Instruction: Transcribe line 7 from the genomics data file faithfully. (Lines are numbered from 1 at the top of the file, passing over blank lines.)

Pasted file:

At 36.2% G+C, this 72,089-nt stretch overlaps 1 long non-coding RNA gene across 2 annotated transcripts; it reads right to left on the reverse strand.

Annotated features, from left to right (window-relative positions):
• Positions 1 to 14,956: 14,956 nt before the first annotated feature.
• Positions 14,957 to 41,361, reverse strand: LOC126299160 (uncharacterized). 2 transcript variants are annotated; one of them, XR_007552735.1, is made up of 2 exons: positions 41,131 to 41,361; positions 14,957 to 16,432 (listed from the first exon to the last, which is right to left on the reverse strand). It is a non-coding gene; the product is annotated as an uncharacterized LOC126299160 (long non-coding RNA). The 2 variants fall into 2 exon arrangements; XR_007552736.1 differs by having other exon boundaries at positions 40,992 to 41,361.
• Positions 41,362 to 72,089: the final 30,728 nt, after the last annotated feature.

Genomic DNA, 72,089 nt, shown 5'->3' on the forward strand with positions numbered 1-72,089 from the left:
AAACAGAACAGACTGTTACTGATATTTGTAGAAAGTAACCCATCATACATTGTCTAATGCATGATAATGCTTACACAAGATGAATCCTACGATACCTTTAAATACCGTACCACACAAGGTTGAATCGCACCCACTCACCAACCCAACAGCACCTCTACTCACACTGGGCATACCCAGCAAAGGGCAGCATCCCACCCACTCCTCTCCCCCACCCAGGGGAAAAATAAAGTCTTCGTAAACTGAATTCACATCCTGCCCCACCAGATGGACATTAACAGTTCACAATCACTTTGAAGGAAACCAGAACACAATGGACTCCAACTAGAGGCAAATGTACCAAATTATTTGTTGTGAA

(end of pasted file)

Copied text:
AAACAGAACAGACTGTTACTGATATTTGTAGAAAGTAACCCATCATACATTGTCTAATGCATGATAATGCTTACACAAGATGAATCCTACGATACCTTTAAATACCGTACCACACAAGGTTGAATCGCACCCACTCACCAACCCAACAGCACCTCTACTCACACTGGGCATACCCAGCAAAGGGCAGCATCCCACCCACTCCTCTCCCCCACCCAGGGGAAAAATAAAGTCTTCGTAAACTGAATTCACATCCTGCCCCACCAGATGGACATTAACAGTTCACAATCACTTTGAAGGAAACCAGAACACAATGGACTCCAACTAGAGGCAAATGTACCAAATTATTTGTTGTGAA